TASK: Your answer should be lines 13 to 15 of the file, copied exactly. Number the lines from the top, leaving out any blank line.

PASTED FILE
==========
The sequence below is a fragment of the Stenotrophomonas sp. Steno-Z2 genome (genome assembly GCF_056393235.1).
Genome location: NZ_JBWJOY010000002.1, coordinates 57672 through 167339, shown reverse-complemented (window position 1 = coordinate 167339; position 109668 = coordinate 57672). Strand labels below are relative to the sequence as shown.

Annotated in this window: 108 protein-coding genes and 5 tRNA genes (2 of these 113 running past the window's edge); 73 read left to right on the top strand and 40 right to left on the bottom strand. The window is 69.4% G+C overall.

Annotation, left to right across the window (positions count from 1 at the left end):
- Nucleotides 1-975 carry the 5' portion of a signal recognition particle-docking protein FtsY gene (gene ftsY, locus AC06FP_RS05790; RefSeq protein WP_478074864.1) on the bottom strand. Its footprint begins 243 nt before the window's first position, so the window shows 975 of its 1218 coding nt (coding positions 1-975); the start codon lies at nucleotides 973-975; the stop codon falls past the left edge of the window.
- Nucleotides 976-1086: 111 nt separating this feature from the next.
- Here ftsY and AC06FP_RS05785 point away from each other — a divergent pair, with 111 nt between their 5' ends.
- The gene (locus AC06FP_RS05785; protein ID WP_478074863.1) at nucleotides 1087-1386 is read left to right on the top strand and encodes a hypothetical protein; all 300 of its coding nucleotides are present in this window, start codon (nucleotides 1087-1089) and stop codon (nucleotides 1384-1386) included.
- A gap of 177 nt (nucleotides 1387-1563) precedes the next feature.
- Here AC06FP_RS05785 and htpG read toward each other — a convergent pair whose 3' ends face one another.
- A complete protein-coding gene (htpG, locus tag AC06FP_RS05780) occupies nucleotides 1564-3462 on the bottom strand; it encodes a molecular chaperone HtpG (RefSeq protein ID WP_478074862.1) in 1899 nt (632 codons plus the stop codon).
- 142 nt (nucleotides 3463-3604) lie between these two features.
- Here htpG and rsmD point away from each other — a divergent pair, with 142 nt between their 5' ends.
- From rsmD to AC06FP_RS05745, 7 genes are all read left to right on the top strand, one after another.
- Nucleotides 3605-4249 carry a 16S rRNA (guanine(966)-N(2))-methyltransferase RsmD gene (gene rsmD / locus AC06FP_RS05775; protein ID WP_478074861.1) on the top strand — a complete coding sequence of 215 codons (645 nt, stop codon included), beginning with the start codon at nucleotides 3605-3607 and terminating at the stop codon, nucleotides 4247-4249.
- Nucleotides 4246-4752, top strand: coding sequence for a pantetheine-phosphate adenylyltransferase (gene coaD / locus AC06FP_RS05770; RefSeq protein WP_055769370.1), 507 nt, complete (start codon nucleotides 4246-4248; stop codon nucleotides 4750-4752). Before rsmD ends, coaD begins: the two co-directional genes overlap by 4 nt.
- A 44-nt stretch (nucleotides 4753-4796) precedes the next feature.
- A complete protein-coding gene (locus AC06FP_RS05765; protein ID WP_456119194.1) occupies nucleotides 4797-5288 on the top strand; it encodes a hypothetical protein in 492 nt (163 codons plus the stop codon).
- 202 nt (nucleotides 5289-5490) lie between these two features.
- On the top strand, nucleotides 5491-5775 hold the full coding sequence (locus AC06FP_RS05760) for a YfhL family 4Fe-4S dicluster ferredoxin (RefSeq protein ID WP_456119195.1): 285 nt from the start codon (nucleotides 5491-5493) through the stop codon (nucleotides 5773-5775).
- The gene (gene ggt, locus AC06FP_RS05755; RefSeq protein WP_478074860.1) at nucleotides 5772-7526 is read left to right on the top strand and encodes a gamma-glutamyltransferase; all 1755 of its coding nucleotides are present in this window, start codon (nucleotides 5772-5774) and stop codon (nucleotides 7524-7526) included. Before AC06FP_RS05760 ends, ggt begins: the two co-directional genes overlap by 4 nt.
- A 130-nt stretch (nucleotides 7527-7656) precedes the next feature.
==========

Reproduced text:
- Here htpG and rsmD point away from each other — a divergent pair, with 142 nt between their 5' ends.
- From rsmD to AC06FP_RS05745, 7 genes are all read left to right on the top strand, one after another.
- Nucleotides 3605-4249 carry a 16S rRNA (guanine(966)-N(2))-methyltransferase RsmD gene (gene rsmD / locus AC06FP_RS05775; protein ID WP_478074861.1) on the top strand — a complete coding sequence of 215 codons (645 nt, stop codon included), beginning with the start codon at nucleotides 3605-3607 and terminating at the stop codon, nucleotides 4247-4249.